Day In The Life Of A Kiva Fellow

July 01, 2009 · By Sloane Davidson, Founder and CEO, Hello Neighbor


Every day is by no means the same. I'm just one. One of many soldiers out there. At current count 38 of us Kiva Fellows in the field. I can't speak for anyone but myself, but we have all been sharing emails over a group email chain and change the country, what the type of transportation is called, the landscape and we're all out there every day doing as much as we can to stand up for Kiva and stand up for this opportunity we've been given.

Here's a day in my life:

(I could make this cutesy with lots of little notes, but as days go, today was exhausting and I really just want to give it to you straight)

6:30AM - Wake up

7:00AM - Leave for branch visit.

7:00-7:30AM - Take some combination of public transportation to visit a branch. Usually a tricycle to a jeepney. Sometimes both. Sometimes both twice depending on where we have to go. Air is already thick with exhaust. Most women use bandannas to cover their mouths, I quickly follow suit.

8:00AM - Quick briefing with staff on the day planned. Some Kiva Fellows only have one branch, but since I have 10, I am on a kind of circuit where I spend one day in each for a week, gather notes and information, spend a few days putting it online and then do a few more and repeat. They are all gradually farther away - imagine going up the California Coast where every hour is another stop and you sleep at each one and then at the end of the week, travel back to where you started. It's how they do things here, so I'm taking their lead.

9:00AM - travel to Center Meeting #1. Up to 30 minutes away usually. This involves public transportation of some kind and I'm with the Development Officer and Kiva Coordinator.

loanrelease10:00AM - Center Meeting. All of the interactions with the Borrowers is my favorite part, and I love the 1-1's with the women but the Center Meetings have so much character and are so individual to the needs of each neighborhood that I just can't wait to see what's in store. No two have been the same and I've now been to 11 of them.

I'll write a separate post about Center Meetings as they're incredible unto themselves. For now an overview.

Each Center Hall is different - some nipa huts and some bamboo shacks and some something in between. Some Centers have a uniform (like custom Tshirts they had made) or a dress-code. Some are talkative and want to know everything about me. Namely am I married! Some are quiet and I have to warm them up and then they start talking and laughing, some are so shy.

Each Center meeting I welcome them and they welcome me and after the opening prayer and their pledge, I am introduced and speak for abut 5 minutes. A brief overview of Kiva (history, fun facts), the Kiva Fellows program, a bit about me. I'm told my English is slow and easy to understand and while many of them like to speak in Tagalog and have it translated, they understand me quite well.** I like seeing them nod their heads when I say "Like you, my mom is an entrepreneur and has her own business and I do too." I work hard to connect with them, look each of them in the eyes. I ask questions, ask for their stories, it's incredible. ** 11:30AM - Well. Another Center has heard I'm around and text someone in the Center I'm in to bring me to their meeting to say hi. It's not in the schedule but I have to go! I get there and word has traveled. The whole process happens again. Each Center has faces and stories imprinted on my mind forever. Money is collected, loan requests go into the Development Officer and loans are released to maybe one member.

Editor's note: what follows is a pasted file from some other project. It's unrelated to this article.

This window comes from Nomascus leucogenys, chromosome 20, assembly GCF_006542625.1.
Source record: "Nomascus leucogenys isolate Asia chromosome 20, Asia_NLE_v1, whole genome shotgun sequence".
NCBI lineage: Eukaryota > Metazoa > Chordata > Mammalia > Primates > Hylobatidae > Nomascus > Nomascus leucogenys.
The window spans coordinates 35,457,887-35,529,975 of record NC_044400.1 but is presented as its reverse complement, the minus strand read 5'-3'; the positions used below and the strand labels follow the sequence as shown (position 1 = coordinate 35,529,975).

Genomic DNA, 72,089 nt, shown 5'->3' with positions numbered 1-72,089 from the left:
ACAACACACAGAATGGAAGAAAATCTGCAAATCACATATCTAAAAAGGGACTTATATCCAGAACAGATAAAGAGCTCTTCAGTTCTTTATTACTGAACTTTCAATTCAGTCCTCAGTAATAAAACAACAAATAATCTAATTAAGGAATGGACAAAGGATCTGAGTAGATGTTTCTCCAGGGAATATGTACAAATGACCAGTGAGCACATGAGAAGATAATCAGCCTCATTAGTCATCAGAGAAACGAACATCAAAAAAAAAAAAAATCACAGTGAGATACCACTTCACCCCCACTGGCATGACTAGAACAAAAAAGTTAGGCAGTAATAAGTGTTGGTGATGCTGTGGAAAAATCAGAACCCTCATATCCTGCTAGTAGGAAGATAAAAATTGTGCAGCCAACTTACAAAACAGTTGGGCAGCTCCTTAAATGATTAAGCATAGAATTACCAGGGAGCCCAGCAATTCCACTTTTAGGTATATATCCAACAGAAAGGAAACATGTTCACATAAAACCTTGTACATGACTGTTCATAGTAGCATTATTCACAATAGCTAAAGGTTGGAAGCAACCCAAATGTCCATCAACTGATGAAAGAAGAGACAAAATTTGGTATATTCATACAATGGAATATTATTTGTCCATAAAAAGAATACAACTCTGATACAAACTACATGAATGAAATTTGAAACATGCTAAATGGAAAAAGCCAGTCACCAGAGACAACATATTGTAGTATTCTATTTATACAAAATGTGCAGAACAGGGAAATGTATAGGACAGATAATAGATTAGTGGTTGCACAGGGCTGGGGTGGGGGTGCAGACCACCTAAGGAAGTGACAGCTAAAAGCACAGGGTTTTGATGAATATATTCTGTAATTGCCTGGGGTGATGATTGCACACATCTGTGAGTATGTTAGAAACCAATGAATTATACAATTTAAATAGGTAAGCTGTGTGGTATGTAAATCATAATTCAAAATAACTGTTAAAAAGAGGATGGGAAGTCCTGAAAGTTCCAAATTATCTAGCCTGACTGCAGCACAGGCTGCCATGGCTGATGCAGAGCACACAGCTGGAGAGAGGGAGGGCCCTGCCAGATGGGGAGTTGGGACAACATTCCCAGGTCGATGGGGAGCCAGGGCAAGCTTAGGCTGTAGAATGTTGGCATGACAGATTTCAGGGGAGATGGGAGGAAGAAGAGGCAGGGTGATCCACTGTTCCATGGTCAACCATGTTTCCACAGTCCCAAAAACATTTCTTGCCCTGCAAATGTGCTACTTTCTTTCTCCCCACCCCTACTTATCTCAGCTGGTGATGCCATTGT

End of meeting pledge is said and prayer closes the meeting.

1:00PM - travel back to branch for lunch.

1:30-2:30PM - Lunch. The Kiva Coordinators, who know my tricks now (!), know I have "lunch" questions and "dinner" questions. At lunch I like to talk to the staff about something cultural in the Philippines. Weddings, funerals, birthdays, the legal system, prison, hospitals, politics, family life, food, holidays, traditions - I pick a topic on the spot and we talk about it here in the Philippines vs. America. I feel like I'm debunking myths every time. The staff almost universally have never left the Philippines and what they know of America is the movies. It's amazing, insightful. I'll work on a blog post with overviews.